“We are really observing what’s happening out in the Delta; we don’t have any active efforts related to managing the bass population,” said Mr. Vink. “I continue to learn about aspects of that part of the recreation economy. And from a recreational fishing standpoint, it’s an outstanding resource – it’s one of the prized areas. The Delta region is nationally recognized for that. Most recently, this was addressed with the work that was coming out of the Department of Fish and Wildlife on what to do with Franks Tract … they did great work, working collaboratively with both the local community and the recreational fishing community, which is largely bass fishing. And I think they’ve developed a proposal that really will respectful of both of those communities and will also improve ecosystem conditions.”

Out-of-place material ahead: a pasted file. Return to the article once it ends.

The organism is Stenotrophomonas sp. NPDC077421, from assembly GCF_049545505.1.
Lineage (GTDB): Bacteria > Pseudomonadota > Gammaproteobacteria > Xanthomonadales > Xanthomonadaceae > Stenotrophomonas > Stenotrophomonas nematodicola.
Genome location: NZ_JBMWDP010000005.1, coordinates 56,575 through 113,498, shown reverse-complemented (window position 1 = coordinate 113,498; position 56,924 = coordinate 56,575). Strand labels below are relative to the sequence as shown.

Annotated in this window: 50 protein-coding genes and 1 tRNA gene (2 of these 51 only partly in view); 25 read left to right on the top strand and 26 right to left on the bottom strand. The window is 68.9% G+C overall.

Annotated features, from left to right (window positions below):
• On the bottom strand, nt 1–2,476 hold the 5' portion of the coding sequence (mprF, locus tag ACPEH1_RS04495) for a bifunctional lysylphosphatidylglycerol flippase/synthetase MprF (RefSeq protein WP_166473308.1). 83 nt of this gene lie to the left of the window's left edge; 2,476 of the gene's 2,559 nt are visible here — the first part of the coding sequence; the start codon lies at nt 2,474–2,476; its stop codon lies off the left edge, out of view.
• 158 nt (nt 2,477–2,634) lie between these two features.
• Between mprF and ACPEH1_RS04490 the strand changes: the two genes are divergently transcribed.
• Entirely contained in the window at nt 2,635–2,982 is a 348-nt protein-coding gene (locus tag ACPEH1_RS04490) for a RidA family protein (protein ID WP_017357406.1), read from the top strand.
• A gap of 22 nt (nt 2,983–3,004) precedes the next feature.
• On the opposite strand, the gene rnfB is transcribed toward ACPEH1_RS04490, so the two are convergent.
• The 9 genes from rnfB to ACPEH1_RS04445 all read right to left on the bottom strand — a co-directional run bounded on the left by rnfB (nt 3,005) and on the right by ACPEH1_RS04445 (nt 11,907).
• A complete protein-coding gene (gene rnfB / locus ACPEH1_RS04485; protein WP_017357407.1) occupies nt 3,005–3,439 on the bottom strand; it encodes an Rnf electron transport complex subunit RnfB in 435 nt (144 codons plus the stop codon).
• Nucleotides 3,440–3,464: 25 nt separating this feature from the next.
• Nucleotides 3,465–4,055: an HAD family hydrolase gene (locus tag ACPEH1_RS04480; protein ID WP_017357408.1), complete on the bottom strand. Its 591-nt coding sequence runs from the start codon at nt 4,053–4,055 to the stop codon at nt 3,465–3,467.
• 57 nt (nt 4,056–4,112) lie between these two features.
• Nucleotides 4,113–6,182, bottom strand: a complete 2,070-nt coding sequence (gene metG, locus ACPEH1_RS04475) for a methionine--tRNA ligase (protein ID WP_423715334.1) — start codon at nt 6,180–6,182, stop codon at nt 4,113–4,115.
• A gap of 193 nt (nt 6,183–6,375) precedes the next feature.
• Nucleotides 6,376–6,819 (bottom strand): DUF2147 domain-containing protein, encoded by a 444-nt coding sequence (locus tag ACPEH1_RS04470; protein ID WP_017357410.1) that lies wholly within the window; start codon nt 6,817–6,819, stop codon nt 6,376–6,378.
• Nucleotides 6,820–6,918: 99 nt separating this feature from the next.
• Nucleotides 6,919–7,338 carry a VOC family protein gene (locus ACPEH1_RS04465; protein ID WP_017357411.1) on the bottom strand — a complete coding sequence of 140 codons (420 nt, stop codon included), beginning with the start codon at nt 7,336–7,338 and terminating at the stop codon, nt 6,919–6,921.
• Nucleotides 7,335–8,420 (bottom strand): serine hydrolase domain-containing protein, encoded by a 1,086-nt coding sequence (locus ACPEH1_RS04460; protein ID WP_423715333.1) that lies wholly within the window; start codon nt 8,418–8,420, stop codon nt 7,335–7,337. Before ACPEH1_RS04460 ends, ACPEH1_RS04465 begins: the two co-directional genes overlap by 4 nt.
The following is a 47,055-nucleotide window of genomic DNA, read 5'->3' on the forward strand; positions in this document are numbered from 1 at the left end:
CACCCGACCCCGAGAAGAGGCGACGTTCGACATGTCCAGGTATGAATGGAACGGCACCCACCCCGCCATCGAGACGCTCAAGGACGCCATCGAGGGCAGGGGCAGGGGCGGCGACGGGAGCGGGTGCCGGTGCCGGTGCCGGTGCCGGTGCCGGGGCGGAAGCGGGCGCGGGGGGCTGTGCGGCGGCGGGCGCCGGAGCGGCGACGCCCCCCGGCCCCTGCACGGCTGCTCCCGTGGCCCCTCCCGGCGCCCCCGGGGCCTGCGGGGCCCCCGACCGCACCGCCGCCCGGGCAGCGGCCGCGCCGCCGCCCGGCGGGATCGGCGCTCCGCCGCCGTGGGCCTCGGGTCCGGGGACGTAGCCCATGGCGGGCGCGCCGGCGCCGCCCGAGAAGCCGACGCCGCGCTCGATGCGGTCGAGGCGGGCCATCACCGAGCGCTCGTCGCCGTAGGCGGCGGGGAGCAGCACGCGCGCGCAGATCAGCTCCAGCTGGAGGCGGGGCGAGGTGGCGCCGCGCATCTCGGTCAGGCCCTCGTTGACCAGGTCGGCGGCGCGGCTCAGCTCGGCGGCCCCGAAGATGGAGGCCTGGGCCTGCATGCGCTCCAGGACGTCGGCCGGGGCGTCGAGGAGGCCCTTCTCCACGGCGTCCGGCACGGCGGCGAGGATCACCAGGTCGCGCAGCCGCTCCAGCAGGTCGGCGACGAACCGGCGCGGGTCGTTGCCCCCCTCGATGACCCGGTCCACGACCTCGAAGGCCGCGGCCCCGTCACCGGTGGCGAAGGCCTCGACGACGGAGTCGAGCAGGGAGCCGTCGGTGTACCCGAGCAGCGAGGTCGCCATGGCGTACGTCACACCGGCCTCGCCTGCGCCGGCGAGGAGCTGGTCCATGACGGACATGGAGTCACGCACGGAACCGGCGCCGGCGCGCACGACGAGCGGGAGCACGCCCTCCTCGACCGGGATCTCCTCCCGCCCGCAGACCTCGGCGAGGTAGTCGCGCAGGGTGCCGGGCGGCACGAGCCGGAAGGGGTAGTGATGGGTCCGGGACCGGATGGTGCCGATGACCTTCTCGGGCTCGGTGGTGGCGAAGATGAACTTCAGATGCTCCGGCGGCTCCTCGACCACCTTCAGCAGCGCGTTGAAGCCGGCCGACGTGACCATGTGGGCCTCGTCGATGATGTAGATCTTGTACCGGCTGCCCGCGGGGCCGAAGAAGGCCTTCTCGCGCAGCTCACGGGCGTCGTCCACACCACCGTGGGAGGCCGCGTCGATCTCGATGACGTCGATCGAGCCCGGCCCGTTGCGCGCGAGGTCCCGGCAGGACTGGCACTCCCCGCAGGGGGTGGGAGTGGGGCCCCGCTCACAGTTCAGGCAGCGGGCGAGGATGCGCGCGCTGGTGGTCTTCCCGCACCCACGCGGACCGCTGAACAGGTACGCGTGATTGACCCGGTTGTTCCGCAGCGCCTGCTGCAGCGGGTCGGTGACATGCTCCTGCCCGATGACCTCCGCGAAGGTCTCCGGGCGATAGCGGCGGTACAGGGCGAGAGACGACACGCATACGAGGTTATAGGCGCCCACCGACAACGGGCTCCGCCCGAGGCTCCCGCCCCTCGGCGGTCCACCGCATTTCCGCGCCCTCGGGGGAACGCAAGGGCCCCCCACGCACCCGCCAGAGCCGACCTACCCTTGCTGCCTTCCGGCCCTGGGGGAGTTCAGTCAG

“I don’t know how you control the spread of bass in the Delta ecosystem because the conditions are just so perfect for fostering them, and I really don’t know what the solution is to that,” Mr. Vink continued. “I certainly recognize the role that they play on predation for these threatened and endangered fish, and at the same time, the Delta has often been compared to conditions similar to what you’d find at a bass lake anywhere in the country with warm water, and conditions that are really favorable to fostering those types of fish.”